Geneva slides her feet over the stained linoleum and takes out some cat food from the pantry.  She’s entirely too stiff and weak to clean like she once could.  Some things go undone.  She thought about hiring one of those cleaning services, but for what they charge she’d have to go without eating for a month.  She’s one of those that’s caught between systems.  Too much income to qualify for anything without enough of an income to make ends meet.  All those years she worked for Mr. Pritchard she didn’t know then that getting paid cash left her with nothing saved up in social security.  And hardly anything available from the welfare.  Had it not been for that part time job she had kept, she wouldn’t be getting the few pennies she gets now.  As she peels the top off of one of those easy open cat food containers she walks over to PomPom’s bowl.  “Oh, PomPom.  Look.  You didn’t eat your food from yesterday.  And…this has gone bad.  You can’t keep wasting money like this.  Did you get into that garbage outside again?”  She turns to dump the old food from the bowl into the trash and replaces it with the freshly opened cat food.  “Why you would want to go out and dig in that trash when there’s good food here for you to eat is beyond anything I can understand, PomPom.”  She turns around and puts the bowl back in its place.  “Here you go.”  Geneva eases over to the chair where PomPom is resting and strokes him.  “I reckon we’ll go make groceries next week.  You got about a few cans in the pantry.”  Geneva smiles at PomPom and goes into the living room.  PomPom’s been fed.  She wonders what else there is to do.  What possible purpose could a day like today have for an old woman like her?  She decides to sit and wait to see if anyone will call.  Or maybe someone will get lost and knock on the door looking for someone else.  There must be some reason why she keeps waking up every morning.  Just have to wait and find out what the reason is.  She sits and starts gliding back and forth in her rocking chair, staring out the window at the rain.

There are many like Geneva.  Not necessarily tenants of Millford Estates, but throughout the city.  Elderly people that have worked their entire lives only to find themselves forgotten in their golden years and misplaced among the continuous quest for progress.  What plans could there be for people like Geneva?  Let’s take a look at local government and find out…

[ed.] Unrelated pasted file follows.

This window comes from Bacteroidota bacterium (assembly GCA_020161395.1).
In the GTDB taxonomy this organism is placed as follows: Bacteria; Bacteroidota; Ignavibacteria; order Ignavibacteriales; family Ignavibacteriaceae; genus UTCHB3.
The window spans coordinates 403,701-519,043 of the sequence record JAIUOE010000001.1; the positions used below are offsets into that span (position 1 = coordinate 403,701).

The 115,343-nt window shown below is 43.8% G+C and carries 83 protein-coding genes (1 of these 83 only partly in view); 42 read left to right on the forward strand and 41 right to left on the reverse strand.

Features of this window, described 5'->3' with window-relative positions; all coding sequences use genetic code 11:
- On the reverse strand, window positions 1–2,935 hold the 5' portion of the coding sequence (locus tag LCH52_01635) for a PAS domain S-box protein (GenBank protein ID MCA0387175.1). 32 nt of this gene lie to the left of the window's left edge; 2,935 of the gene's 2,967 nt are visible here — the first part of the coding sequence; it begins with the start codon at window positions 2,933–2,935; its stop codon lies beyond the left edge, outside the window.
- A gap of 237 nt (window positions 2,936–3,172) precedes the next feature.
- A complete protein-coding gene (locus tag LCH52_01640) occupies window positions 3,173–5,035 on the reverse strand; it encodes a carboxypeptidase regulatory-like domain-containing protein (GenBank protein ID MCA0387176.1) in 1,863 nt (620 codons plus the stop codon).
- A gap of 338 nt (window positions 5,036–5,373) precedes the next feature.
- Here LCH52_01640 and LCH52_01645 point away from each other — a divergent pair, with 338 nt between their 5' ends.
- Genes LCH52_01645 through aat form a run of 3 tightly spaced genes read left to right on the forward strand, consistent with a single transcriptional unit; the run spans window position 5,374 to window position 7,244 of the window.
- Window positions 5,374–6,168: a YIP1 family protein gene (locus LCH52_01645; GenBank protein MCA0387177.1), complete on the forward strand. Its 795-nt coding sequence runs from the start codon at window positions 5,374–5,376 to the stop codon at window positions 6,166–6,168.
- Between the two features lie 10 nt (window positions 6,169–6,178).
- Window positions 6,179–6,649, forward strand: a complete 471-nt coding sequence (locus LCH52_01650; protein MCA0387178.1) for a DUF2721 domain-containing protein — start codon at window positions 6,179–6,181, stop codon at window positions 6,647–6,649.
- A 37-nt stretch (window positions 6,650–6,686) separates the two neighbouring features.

“Good morning, Councilman Ford.”

“Yes, Contessa.  How are you this morning?”

“Not nearly as good as you’ll be once I give you the news.”

“Good news this early in the morning.  That’s a good sign.”

“Those plans for the demolition of Millford Estates have finally found their way to Mayor Yancy’s desk, and we have someone interested in bidding on the property.”

“Oh, well now that is good news.  Any idea how soon before we can serve notice?”

“Once Mayor Yancy approves and signs, notices can officially be given.”

“Excellent.  Progress.  Cities thrive on growth and progress.”  Councilman Ford stops short of entering his office and turns toward the secretary.  “What interest does the bidder have in developing the property?”

“That I don’t know for sure, but someone mentioned a hotel.  I believe one of the other councilmen was talking with him about saving the structure since the building has a good foundation and is in the downtown area.  That seemed the most feasible idea.”

“Yes, tourism.  Great.  Thank you, Contessa.”  Councilman Ford enters the threshold of his office.

“Oh, and don’t forget about your 9:30 conference call with Mr. Trudeaux.”

People who don’t regularly attend (or tune in where available) nor participate in their local city government are kept in the dark about the plans that are being made right under their noses.  The tenants of Millford Estates will find out on the tail end that their building is being scoped to become part of the city’s urban renewal project to bring those that fled during the urban sprawl back from the suburbs.